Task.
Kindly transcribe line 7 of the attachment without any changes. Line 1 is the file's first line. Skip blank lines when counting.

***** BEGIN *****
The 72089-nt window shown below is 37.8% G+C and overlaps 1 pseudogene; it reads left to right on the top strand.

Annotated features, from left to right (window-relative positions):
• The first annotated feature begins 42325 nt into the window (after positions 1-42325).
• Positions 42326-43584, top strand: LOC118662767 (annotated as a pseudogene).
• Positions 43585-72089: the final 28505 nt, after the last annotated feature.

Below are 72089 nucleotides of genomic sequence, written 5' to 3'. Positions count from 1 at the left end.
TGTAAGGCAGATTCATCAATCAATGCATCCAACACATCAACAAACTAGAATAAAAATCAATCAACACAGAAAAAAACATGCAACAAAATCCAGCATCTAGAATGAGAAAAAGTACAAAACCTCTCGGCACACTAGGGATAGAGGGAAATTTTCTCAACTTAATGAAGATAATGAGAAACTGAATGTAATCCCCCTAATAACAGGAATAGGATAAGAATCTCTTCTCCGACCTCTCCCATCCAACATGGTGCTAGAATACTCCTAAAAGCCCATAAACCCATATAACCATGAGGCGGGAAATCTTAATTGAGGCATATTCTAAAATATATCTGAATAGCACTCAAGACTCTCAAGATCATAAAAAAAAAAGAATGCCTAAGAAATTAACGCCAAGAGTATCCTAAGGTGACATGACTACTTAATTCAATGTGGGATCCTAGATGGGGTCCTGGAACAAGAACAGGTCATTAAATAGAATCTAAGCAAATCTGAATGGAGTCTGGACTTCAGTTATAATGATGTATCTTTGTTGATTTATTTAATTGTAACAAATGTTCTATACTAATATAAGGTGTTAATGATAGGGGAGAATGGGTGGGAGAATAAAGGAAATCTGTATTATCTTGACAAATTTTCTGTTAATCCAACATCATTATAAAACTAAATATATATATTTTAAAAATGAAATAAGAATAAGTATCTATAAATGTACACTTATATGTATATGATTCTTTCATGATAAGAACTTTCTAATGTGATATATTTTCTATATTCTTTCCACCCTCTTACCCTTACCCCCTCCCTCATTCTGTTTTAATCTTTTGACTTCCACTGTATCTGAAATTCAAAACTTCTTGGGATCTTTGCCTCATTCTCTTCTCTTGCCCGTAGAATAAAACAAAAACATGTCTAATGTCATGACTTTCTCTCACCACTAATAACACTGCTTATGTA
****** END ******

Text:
TGTAAGGCAGATTCATCAATCAATGCATCCAACACATCAACAAACTAGAATAAAAATCAATCAACACAGAAAAAAACATGCAACAAAATCCAGCATCTAGAATGAGAAAAAGTACAAAACCTCTCGGCACACTAGGGATAGAGGGAAATTTTCTCAACTTAATGAAGATAATGAGAAACTGAATGTAATCCCCCTAATAACAGGAATAGGATAAGAATCTCTTCTCCGACCTCTCCCATCCAACATGGTGCTAGAATACTCCTAAAAGCCCATAAACCCATATAACCATGAGGCGGGAAATCTTAATTGAGGCATATTCTAAAATATATCTGAATAGCACTCAAGACTCTCAAGATCATAAAAAAAAAAGAATGCCTAAGAAATTAACGCCAAGAGTATCCTAAGGTGACATGACTACTTAATTCAATGTGGGATCCTAGATGGGGTCCTGGAACAAGAACAGGTCATTAAATAGAATCTAAGCAAATCTGAATGGAGTCTGGACTTCAGTTATAATGATGTATCTTTGTTGATTTATTTAATTGTAACAAATGTTCTATACTAATATAAGGTGTTAATGATAGGGGAGAATGGGTGGGAGAATAAAGGAAATCTGTATTATCTTGACAAATTTTCTGTTAATCCAACATCATTATAAAACTAAATATATATATTTTAAAAATGAAATAAGAATAAGTATCTATAAATGTACACTTATATGTATATGATTCTTTCATGATAAGAACTTTCTAATGTGATATATTTTCTATATTCTTTCCACCCTCTTACCCTTACCCCCTCCCTCATTCTGTTTTAATCTTTTGACTTCCACTGTATCTGAAATTCAAAACTTCTTGGGATCTTTGCCTCATTCTCTTCTCTTGCCCGTAGAATAAAACAAAAACATGTCTAATGTCATGACTTTCTCTCACCACTAATAACACTGCTTATGTA